- Reactivity with Metals: Butanoic acid can react with certain reactive metals, such as sodium or potassium, to produce salts known as butanoates. The reaction involves the displacement of hydrogen from the carboxyl group.
- Ester Formation: Butanoic acid can undergo esterification reactions with alcohols in the presence of an acid catalyst. This reaction forms esters, which are compounds derived from the combination of an alcohol and an acid. For example, the reaction of butanoic acid with methanol (CH3OH) can form methyl butanoate.
- Oxidation: Butanoic acid can be oxidized to form carbon dioxide and water. Strong oxidizing agents, such as potassium permanganate or chromic acid, can initiate this oxidation reaction.
- Hydrolysis: Butanoic acid can undergo hydrolysis reactions, where it reacts with water to form the corresponding carboxylic acid and alcohol. The reaction is catalyzed by an acid or a base.
- Reaction with Bases: Butanoic acid can react with bases to form salts known as butanoates. The carboxyl group donates a proton to the base, resulting in the formation of the salt and water.
- Ester Hydrolysis: Butanoic acid esters can undergo hydrolysis in the presence of acid or base, resulting in the formation of butanoic acid and the corresponding alcohol.
In conclusion, butanoic acid, also known as butyric acid, is a carboxylic acid with the formula C4H8O2. It is a colorless liquid with a strong, unpleasant odor. Butanoic acid has several important uses in various industries. It is commonly used as a flavoring agent in the food industry, providing a distinctive, buttery taste and aroma. It is also used in the production of esters for perfumes and fragrances. Butanoic acid has applications in the manufacture of plastics, resins, and pharmaceuticals. Additionally, it is used as a precursor in the synthesis of various chemicals and as a solvent in some industrial processes. While butanoic acid is generally recognized as safe for use in food and cosmetic products, it is important to handle it with care due to its corrosive and irritating properties.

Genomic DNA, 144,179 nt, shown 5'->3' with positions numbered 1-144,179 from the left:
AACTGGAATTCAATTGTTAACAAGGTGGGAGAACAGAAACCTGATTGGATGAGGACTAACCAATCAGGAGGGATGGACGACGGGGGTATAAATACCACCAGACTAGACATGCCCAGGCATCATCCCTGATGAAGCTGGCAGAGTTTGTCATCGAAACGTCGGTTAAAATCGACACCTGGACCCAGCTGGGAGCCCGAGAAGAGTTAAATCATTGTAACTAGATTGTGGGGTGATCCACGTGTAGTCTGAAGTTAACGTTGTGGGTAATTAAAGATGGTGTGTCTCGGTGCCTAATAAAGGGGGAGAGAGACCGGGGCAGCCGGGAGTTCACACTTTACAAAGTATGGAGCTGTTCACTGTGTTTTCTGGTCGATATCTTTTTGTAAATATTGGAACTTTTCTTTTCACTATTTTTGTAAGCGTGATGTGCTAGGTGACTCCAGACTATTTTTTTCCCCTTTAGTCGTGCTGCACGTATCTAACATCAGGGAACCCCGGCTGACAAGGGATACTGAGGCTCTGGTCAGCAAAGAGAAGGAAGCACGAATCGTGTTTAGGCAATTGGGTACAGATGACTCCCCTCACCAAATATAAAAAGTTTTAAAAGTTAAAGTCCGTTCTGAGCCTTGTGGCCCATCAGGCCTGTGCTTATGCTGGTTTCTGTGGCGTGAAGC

Solved Examples on Butanoic Acid Formula
Example 1: Calculate the molar mass of butanoic acid.
Solution: To calculate the molar mass of butanoic acid (C4H8O2), we need to sum up the atomic weights of all the atoms in the molecule.
Molar mass = (4 * Atomic weight of Carbon) + (8 * Atomic weight of Hydrogen) + (2 * Atomic weight of Oxygen)
= (4 * 12.01) + (8 * 1.01) + (2 * 16.00)
= 48.04 + 8.08 + 32.00 = 88.12 g/mol
Therefore, the molar mass of butanoic acid is approximately 88.12 g/mol.
Example 2: Write the balanced chemical equation for the reaction between butanoic acid and sodium hydroxide (NaOH) to form the sodium salt of butanoic acid and water.
The balanced equation for this reaction is:
C4H8O2 + NaOH → C4H7O2Na + H2O
By balancing the equation, we ensure that the number of atoms of each element is equal on both sides of the equation.
Example 3: What is the IUPAC name of butanoic acid?
Solution: The IUPAC name of butanoic acid is “butanoic acid” itself. The prefix “but-” represents the four-carbon chain, and the suffix “-anoic acid” indicates that it is a carboxylic acid.
Frequently Asked Questions on Butanoic Acid Formula
What is the general formula of butanoic acid?
The general formula of butanoic acid is C4H8O2. It consists of four carbon atoms, eight hydrogen atoms, and two oxygen atoms arranged in a specific structure.
Why is it called butanoic acid?
How do you write the structure of butanoic acid?
The structure of butanoic acid is written as CH3CH2CH2COOH. It has a straight chain of three carbon atoms, followed by a carboxyl group (COOH) attached to the last carbon.
What is the full name of butanoic acid?
The full name of butanoic acid is butyric acid. The name butyric
What is the common name of butanoic acid?
The common name of butanoic acid is butyric acid. This name is often used interchangeably with butanoic acid in various scientific and industrial contexts.
What are the common uses of butanoic acid?
Butanoic acid is used in making esters for flavors and fragrances, as an animal feed additive, in food processing, and as a precursor to chemicals like butyrate plastics.
Is butanoic acid a volatile compound?
Yes, butanoic acid is a volatile compound. It has a strong, unpleasant odor and can evaporate into the air at room temperature, releasing its distinct smell.